More Than Ready for a European Vacation? Feast on Three Countries in Three Days

IT WAS BREAKFAST time in the Italian border town of Muggia. A few families headed to the waterfront, passing underneath the archways of the Renaissance-era loggia. An old woman led her recalcitrant Maltese into the salumeria past windows displaying Italian sausage, truffles and the Balkan spicy pepper condiment known as ajvar. In this approximately 13,000-person town on the Istrian peninsula, at the point just before Italy dissolves into Slovenia, borders are often imaginary things.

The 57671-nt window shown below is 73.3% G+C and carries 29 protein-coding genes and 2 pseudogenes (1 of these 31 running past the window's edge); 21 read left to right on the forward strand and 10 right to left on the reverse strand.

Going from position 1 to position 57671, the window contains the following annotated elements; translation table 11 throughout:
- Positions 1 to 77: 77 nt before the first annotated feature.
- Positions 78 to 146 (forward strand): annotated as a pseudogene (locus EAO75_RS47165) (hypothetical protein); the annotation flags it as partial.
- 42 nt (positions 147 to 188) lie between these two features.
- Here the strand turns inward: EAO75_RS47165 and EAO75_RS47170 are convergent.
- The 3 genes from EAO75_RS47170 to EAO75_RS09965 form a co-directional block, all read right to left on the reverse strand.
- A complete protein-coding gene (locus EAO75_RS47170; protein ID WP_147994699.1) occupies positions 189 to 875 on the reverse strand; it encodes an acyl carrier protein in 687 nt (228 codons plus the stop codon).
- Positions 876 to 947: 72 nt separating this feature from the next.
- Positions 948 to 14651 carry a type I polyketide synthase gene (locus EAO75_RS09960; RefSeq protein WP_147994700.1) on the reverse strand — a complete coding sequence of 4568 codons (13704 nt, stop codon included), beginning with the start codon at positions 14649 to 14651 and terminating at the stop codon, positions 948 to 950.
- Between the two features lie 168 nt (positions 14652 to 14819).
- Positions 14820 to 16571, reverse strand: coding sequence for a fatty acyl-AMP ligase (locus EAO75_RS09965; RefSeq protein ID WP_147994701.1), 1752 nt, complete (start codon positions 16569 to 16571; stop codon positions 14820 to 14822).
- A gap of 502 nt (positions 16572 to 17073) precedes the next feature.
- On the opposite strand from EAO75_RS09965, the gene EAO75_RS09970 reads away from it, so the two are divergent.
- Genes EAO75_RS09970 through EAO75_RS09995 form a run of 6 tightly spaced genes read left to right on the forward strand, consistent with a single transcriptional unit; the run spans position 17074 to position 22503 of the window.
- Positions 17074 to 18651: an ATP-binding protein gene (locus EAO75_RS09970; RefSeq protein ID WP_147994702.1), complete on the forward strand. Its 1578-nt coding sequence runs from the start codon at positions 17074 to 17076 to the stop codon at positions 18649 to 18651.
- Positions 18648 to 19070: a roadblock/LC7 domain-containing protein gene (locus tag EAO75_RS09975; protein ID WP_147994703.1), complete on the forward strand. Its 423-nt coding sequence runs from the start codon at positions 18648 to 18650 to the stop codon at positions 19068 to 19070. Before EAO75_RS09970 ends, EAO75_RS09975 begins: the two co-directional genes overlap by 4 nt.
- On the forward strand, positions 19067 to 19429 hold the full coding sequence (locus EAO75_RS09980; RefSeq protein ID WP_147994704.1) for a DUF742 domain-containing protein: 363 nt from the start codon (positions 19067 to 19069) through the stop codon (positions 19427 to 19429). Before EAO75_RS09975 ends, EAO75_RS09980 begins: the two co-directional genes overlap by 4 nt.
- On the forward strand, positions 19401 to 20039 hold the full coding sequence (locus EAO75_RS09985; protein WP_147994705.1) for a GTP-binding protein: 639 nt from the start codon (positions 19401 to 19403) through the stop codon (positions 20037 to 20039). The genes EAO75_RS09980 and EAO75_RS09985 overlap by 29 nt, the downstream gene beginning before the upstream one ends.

Many of the waterfront hamlets of the Istrian peninsula—a piece of land now split among Italy, Slovenia and Croatia—were once Venetian possessions. Even now, they are marked architecturally by distinctive campanile, or bell-towers, as well as by the sort of sinuously sloping windows, many garlanded by vines, seen in some of Muggia’s private houses. Since the fall of the Venetian Empire in the late 18th century, the region was largely under the aegis of the Austrian Habsburgs, who based their maritime operations from the splendid limestone city of Trieste (now in Italy). In the 20th century, the region was variously carved up between Italy and what was then Yugoslavia. Briefly, in the postwar years, from 1947-1954, it was legally its own territory, the Free Territory of Trieste, stretching from the town of Duino, a little over 10 miles northwest from Trieste, all the way to Novigrad, in what is now Croatia. Two sets of national borders now divide the peninsula. But, for the people who live and work in the geographically fluid region, the Istrian peninsula still retains a distinct, unified character.